Wrestling legend and World Wrestling Entertainment commentator Jerry "The King" Lawler was rushed to the hospital after he collapsed and suffered a heart attack at a live televised show.
The WWE issued a statement Monday night after "Raw" went off the air in Montreal: "Jerry "The King" Lawler suffered a heart attack while commentating during last night's broadcast of Monday Night Raw in Montreal. We are hopeful Jerry makes a full recovery and returns to WWE in the near future. Our thoughts are with Jerry and his family."
Broadcast partner Michael Cole told the viewers that the situation was "serious," but Lawler was breathing on his own.
"This is not part of tonight's entertainment," Cole said. "This is a real-life situation."
During a tag-team match, Cole and Lawler's voices became absent from the telecast. Fans in the audience began to rise from their seats and direct their attention to the broadcast table at ringside while the cameras remained focused on the action in the ring.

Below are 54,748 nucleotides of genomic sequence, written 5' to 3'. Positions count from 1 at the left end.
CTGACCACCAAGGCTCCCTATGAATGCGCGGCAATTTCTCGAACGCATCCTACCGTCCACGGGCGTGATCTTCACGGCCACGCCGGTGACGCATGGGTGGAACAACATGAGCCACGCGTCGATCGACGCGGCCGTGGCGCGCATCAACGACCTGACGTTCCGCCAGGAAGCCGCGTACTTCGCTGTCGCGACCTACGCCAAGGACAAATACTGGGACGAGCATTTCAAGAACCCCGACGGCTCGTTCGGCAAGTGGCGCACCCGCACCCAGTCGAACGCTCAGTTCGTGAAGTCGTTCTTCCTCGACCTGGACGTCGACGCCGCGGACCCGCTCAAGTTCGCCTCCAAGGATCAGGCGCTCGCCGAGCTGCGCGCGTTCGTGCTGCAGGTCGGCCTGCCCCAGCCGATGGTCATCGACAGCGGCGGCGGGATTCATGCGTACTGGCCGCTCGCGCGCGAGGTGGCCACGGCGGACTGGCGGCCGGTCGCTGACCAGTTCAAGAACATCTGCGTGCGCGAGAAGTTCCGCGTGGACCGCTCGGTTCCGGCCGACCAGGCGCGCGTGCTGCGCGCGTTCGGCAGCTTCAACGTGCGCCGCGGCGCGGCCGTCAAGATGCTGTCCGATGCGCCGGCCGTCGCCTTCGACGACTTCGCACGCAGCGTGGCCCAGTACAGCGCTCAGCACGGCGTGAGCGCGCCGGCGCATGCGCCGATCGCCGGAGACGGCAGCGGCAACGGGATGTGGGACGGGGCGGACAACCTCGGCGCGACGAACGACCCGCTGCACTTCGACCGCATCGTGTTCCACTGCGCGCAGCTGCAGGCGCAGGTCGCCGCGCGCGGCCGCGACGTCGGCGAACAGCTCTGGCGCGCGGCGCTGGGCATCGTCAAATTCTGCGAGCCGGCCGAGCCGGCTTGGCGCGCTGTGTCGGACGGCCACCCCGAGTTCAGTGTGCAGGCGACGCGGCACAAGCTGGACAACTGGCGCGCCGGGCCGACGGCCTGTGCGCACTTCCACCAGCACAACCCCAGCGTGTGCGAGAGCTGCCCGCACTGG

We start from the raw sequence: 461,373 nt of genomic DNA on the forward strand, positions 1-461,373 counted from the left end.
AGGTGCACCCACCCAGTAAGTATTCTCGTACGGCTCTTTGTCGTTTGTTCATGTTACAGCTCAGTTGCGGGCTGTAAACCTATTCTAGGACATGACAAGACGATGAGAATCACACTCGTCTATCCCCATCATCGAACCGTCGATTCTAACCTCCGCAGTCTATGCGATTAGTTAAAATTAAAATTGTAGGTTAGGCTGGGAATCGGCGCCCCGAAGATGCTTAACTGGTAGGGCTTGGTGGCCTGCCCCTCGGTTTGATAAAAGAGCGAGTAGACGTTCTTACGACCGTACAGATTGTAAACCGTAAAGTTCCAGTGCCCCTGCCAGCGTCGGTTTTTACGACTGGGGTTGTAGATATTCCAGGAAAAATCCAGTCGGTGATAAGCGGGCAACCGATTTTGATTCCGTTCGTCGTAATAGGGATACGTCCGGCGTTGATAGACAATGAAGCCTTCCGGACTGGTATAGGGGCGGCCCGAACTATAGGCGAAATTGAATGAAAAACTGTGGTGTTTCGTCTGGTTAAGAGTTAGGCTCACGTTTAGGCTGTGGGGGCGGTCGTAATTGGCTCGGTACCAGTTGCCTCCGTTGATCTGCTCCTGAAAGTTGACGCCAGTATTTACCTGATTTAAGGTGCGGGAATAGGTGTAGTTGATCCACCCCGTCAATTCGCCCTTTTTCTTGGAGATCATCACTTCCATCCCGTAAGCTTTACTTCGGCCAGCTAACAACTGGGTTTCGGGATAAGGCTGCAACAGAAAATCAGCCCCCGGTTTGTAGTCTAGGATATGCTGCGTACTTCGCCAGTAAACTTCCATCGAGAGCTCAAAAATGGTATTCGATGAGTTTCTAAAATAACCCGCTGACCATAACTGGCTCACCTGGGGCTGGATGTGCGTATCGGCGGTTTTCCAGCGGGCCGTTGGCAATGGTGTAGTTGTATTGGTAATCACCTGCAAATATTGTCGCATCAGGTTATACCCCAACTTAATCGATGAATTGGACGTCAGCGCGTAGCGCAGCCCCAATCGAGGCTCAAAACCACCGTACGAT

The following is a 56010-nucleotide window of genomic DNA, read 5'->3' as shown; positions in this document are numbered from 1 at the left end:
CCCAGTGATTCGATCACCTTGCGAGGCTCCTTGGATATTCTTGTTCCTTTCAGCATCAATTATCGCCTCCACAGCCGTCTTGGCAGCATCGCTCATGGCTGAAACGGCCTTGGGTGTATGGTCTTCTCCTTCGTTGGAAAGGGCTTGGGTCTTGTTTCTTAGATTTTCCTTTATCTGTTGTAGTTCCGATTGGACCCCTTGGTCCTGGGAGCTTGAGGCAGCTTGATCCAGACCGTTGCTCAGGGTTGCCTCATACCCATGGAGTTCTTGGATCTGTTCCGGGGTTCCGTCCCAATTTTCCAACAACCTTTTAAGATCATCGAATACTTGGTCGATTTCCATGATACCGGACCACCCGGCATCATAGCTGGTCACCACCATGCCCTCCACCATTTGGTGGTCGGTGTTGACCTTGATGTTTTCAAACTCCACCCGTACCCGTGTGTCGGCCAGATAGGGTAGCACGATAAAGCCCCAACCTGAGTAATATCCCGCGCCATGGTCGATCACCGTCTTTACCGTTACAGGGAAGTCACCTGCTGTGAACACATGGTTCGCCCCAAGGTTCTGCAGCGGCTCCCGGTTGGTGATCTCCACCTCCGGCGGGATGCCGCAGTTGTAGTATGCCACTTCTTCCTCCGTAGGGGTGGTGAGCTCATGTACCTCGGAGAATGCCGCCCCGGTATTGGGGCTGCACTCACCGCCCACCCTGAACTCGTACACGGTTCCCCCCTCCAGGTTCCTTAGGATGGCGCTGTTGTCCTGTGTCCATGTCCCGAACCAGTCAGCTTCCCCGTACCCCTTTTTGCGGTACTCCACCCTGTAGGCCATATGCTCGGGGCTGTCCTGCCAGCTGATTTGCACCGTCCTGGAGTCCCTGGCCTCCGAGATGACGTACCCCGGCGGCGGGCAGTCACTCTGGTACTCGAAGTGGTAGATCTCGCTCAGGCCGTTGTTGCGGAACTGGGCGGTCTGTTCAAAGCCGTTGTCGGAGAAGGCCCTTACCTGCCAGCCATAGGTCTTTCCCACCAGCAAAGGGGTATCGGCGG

Cole resumed announcing the match before informing fans of the situation later in the evening.
Cole said Lawler fell out of his chair and doctors rushed to the announcer's table before a stretcher carried Lawler to the backstage area where he received CPR. Cole said Lawler was responding well to tests and would be given a CT scan in the hospital, and "in typical Jerry Lawler fashion, he's fighting hard."
Lawler's ex-wife Stacy Carter said online this morning that he had a procedure performed this morning.
"He had a stint & a balloon put in. Right now he is still heavily sedated. Will update when I know more," Carter tweeted today.
Lawler, 62, who primarily does announcing work for the company, does occasionally step into the ring to wrestle. Lawler became briefly involved in a match earlier in the program before returning to do commentary.
Lawler became a star in wrestling during the 1970s and 1980s in his hometown of Memphis, Tenn. He received mainstream attention after his scripted feud with comedian Andy Kaufman during the 1980s. Lawler played himself in the 1999 Kaufman biopic, "Man on the Moon."
Lawler was inducted into the WWE's Hall of Fame in 2007.